Moreover, in order to receive compensation, a party should not be more than 50% at fault for the accident. Otherwise, they will be barred from receiving any payments from the lawsuit.

West Virginia Statute of Limitations for Motorcycle Accidents

The West Virginia Code states that you have until two years after the motorcycle accident to file a personal injury lawsuit. Thus, if you are still recovering from the accident, you have ample time to prioritize your health and recovery. 

Even so, it's best to seek legal aid immediately. A legal team can help you collect and document evidence while you recover to strengthen your case when you sue. 

Make sure to file your lawsuit within two years. If you miss the deadline, it will be unlikely that your case will be heard, and you won’t be able to recover your expenses and damages. 

Legal Resources for West Virginia Motorcycle Accident Victims

West Virginia Division of Motor Vehicles

The West Virginia DMV is in charge of licensing and vehicle registration in the state. Valuable resources, like the motorcycle operator's handbook, are available through its site. Moreover, it aids drivers in verifying their insurance providers to ensure that the package they purchase is reliable and legitimate. 

West Virginia State Bar

The West Virginia State Bar is affiliated with the Supreme Court of Appeals of West Virginia and links to thousands of licensed attorneys in the state. The State Bar helps West Virginia citizens by providing various programs and services available to the public, such as West Virginia Free Legal Answers. This service allows users to post questions and receive answers from volunteer attorneys.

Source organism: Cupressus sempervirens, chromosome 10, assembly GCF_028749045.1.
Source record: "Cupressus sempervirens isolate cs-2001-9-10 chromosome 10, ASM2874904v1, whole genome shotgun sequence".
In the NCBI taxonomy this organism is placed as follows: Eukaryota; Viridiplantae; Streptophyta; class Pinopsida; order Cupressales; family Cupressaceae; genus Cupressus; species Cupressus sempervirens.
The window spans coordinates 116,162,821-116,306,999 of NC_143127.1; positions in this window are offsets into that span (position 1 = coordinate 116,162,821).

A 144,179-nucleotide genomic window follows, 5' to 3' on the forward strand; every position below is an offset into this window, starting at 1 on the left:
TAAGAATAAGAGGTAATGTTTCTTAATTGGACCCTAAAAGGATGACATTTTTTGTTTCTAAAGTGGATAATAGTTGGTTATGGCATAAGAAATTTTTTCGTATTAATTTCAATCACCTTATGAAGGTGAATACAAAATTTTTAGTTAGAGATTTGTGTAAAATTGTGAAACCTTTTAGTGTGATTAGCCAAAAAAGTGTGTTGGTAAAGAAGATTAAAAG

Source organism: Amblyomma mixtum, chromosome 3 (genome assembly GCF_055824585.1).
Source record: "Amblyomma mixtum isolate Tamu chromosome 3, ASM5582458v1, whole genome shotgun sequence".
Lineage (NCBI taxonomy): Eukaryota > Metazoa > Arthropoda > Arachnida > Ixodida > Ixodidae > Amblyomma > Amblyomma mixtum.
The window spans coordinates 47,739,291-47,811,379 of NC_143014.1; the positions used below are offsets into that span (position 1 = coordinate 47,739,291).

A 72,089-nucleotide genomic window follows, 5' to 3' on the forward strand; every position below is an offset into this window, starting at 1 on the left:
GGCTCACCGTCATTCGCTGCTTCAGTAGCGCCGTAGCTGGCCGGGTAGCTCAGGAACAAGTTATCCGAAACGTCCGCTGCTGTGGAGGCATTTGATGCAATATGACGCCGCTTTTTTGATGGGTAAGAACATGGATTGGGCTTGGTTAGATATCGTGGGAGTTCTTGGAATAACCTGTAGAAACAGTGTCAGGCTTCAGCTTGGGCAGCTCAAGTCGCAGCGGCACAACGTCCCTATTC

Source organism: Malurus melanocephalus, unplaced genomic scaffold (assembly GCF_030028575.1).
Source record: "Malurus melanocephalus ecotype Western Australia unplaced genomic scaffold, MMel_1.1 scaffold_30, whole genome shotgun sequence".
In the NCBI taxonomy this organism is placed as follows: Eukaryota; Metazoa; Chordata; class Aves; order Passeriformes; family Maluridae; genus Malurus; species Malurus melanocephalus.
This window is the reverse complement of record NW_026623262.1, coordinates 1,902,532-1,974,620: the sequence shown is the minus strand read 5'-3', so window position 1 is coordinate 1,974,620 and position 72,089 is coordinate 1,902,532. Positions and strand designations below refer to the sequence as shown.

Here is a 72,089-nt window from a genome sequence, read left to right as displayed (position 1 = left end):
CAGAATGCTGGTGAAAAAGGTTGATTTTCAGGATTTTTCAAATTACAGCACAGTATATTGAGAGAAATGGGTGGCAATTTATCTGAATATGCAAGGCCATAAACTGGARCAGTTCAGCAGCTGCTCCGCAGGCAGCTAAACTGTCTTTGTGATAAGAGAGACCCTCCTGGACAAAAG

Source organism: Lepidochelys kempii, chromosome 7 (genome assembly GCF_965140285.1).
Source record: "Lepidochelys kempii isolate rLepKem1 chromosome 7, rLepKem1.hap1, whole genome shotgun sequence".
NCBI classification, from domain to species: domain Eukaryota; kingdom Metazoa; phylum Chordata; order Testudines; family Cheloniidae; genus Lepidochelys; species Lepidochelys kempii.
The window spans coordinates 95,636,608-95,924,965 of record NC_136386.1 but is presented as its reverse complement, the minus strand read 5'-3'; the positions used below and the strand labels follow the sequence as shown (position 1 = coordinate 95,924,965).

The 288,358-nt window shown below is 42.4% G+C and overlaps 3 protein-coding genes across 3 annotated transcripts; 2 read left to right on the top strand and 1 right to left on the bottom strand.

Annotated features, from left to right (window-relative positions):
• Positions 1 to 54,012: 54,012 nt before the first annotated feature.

West Virginia Lawyer Referral Service

The West Virginia Lawyer Referral Service is another program from the West Virginia State Bar that serves as one of the fastest ways to find an attorney for your case. It allows you to schedule a consultation with a legal professional so you can assess if their services and fees are within your needs and capacities. Getting a referral does not compel you to hire them right away.

Share Staff Profile Picture StaffAuthor

Step into the world of, your go-to hub for credible insights. We don't take accuracy lightly around here. Our squad of expert reviewers, each a maestro in their field, has given the green light to every single article you'll find. From rigorous fact-checking to meticulous evaluations of service providers, we've got it all covered. So feel free to dive in and explore. The information you'll uncover has been stamped with the seal of approval by our top-notch experts.